Mainstream news sure is a funny thing; questions don’t get asked, and you’re very lucky to get even the facts. Despite being a typical mainstream news piece, the following is well worth consideration:
Guilty Plea in Grade-Fixing at Baruch
The highlights are simple enough. A college administrator was changing the grades of students, turning F students into A- students (this goes a long way to explaining why A- is now the median grade in college), allowing them to get those all-important degrees. He would forge faculty signatures to facilitate the grade changes.
I’ve mentioned before that going to admin is the thing to do when failing (it’s good, albeit corrupt, advice that could have come from Machiavelli himself, I admit), but this is a little over the top.
The article makes it clear the administrator wasn’t taking bribes to make the changes (one might conjecture the salary these guys get is pretty much an “advance bribe” to make sure students do well). The article does a poor, poor job asking the question why he did it.
He’d been at the institution well over a decade, so it’s a safe bet that this sort of thing had been going on for quite some time. The administrator has little to say in his own defense:
“They did not like the way I was doing my job, and we mutually agreed I should leave,”
His job, apparently, was to make sure students got their degrees no matter what. He says there was no pressure from above, but I find that claim preposterous. I’ve worked for over 20 years in higher education, and at most institutions the pressure from above to pass students no matter what is, simply, relentless.
Incidentally, he wasn’t fired right away; he stayed on the payroll long enough to cash in his sick and vacation days. That’s amazing; even if not convicted of job-related fraud, faculty lose that sort of stuff immediately when they’re fired, and they’re fired immediately.
Letting him stay employed long enough to for that shenanigans is a clear message that the administration of the school approved his actions.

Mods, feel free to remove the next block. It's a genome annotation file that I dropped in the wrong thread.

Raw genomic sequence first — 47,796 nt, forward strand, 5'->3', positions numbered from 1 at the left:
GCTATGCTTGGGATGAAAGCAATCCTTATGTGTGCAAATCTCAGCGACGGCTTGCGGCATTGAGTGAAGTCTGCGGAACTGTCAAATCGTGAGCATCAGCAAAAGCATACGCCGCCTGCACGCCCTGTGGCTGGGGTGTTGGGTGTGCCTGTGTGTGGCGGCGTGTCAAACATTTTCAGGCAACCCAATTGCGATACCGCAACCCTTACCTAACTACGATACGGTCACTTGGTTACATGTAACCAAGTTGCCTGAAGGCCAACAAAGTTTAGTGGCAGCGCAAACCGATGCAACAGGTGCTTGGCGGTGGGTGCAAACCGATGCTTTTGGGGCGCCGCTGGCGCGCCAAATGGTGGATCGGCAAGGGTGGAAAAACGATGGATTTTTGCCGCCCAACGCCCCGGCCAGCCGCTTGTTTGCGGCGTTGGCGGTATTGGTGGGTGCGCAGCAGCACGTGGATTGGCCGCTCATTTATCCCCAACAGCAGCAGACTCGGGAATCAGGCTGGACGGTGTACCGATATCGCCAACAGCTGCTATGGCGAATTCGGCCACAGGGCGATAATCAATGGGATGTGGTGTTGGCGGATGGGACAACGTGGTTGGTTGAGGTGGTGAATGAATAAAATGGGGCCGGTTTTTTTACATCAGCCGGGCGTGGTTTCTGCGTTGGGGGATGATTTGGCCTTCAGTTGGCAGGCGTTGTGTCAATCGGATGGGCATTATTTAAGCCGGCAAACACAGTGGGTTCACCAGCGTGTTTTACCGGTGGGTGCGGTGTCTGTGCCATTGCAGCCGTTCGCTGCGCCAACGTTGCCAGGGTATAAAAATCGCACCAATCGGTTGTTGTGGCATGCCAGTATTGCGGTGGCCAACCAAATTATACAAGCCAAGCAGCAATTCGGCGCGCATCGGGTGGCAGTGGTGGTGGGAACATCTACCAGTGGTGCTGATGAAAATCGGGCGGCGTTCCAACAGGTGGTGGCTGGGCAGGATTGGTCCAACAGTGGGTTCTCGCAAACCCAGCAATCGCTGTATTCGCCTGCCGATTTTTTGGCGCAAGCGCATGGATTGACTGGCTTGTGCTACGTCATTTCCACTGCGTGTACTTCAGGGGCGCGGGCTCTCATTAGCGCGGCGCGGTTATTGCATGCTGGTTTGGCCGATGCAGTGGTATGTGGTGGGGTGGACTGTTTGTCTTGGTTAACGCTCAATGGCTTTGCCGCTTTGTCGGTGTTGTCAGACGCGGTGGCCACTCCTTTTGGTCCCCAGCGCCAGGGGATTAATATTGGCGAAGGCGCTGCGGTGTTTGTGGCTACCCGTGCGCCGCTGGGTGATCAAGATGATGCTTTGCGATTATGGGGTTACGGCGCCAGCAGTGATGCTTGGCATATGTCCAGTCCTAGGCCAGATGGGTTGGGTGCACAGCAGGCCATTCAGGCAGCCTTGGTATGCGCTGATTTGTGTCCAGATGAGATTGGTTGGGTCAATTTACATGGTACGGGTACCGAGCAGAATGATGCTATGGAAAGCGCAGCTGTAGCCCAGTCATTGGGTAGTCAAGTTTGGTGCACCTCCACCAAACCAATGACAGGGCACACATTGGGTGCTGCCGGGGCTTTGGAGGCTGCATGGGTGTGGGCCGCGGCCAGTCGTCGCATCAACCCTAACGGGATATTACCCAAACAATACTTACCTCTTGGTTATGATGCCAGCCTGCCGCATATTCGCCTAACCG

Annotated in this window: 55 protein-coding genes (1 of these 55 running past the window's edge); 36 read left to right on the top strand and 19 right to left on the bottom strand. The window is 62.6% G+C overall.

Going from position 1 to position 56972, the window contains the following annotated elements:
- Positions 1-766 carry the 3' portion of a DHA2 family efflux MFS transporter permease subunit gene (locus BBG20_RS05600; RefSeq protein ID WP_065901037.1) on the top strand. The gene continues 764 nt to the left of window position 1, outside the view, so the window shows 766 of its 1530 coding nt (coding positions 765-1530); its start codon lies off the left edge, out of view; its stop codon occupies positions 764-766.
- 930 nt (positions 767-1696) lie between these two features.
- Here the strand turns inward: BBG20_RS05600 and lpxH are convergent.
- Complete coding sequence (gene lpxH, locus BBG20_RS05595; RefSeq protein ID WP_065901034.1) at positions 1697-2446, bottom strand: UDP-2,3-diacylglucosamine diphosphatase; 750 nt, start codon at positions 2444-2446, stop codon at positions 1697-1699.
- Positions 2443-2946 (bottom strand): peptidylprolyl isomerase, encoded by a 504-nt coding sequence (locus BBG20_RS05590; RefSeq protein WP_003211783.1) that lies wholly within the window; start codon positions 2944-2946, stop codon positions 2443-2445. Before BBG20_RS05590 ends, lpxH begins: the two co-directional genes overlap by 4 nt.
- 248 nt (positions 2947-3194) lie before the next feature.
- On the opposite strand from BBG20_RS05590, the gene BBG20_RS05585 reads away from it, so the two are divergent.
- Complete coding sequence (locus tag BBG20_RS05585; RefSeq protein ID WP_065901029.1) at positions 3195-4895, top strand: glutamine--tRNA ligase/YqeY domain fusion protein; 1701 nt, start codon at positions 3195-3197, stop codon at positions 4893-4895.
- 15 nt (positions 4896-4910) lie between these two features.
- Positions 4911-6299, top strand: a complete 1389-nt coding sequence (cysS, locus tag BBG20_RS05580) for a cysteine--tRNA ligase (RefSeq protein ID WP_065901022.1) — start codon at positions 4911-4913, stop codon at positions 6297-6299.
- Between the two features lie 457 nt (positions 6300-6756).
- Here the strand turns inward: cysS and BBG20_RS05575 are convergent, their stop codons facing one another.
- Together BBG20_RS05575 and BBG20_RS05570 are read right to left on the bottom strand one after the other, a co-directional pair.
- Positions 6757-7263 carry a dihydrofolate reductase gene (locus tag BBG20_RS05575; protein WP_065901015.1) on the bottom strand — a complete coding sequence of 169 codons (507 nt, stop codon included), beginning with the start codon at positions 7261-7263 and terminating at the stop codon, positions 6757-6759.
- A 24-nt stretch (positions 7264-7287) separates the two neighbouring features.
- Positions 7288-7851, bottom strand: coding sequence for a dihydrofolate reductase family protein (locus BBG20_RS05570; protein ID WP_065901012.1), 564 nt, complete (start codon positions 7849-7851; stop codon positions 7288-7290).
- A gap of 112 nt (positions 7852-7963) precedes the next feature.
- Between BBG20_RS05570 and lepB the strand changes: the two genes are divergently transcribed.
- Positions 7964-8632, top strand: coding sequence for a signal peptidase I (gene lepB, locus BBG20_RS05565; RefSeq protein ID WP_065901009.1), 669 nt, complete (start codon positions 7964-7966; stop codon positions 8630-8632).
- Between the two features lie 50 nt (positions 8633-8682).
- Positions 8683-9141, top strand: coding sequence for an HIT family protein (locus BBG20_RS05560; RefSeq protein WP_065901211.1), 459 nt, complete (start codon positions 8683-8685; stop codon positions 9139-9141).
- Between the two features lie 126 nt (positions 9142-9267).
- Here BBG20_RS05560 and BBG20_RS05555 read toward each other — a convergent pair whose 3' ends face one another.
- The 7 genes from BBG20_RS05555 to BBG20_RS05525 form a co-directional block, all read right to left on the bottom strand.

It is, of course, completely impossible for this level of fraud to only have a single person involved; I suspect the administrator’s unwillingness to implicate others or claim he was pressured into committing fraud is merely assisting the cover-up, with vacation and sick leave as a reward. His immediate supervisor also left the school:
In my research, it’s jaw-dropping how often an administrator involved with fraud, even if fired, has no trouble landing another plum position somewhere else. As I mentioned before, the only other fields where fraud and incompetence doesn’t disqualify you from future work in the same field are banking and politics.
For his fraud, the administrator will get 6 months in jail, and 5 years’ probation. I figure a better than 99% chance that when he gets out, he’ll get another plum position in higher education, since nobody will ask the questions that need to be asked here.
Me, at graduation: “ I have no idea who that person is. Did you pass that student?”
Me: “Is there someone else besides you and me teaching the courses it says she passed, to graduate?”
Faculty: “Nope, but I know better than to ask questions.”
–I grant my memory for faces and names is far from perfect, but I really started to hate going to graduations at one school, which was just too small for so many students to have slipped through the cracks. Asking questions got me in some trouble there, I concede.
Only 15 students were specifically mentioned in this case (I repeat, this admin was there for over a decade, so I bet there were quite a few more students involved). Despite the fraud, none of the students will lose their degree. Lucky them, though I honestly believe this sort of thing cheapens the value of the degrees the legitimate students, if any, receive.
Let’s talk about the money involved here. The article helpfully says that the program the students were in could cost nearly $75,000 per student. Hmm. Times 15, that’s well past a million bucks. Much like in banking, just a few forged signatures are necessary to procure that kind of money.
But no, the administrator says he wasn’t paid extra to help those (and other) students, and the article doesn’t dare suggest that there was some financial benefit to the administrator for passing those students.
Despite the fraud, the school remains fully accredited. In fact, it will not even get a second look from accreditation. Of course. Accreditation has no means to even discover fraud like this, so can’t be expected to penalize a school engaging in such fraud. This is why, time and again, I stress that the way to at least start fixing higher education is to make accreditation something besides a fraud and a joke.
I wish this case would set a real precedent in higher education. Churning out worthless degrees for bogus and/or non-existent coursework is actually quite common in higher education today, and the administrators involved should probably be the ones looking over their shoulder, instead of the minimally paid adjuncts who are under constant pressure to pass everyone, lest they be fired and have the grades changed by administration anyway.
A man can dream, right?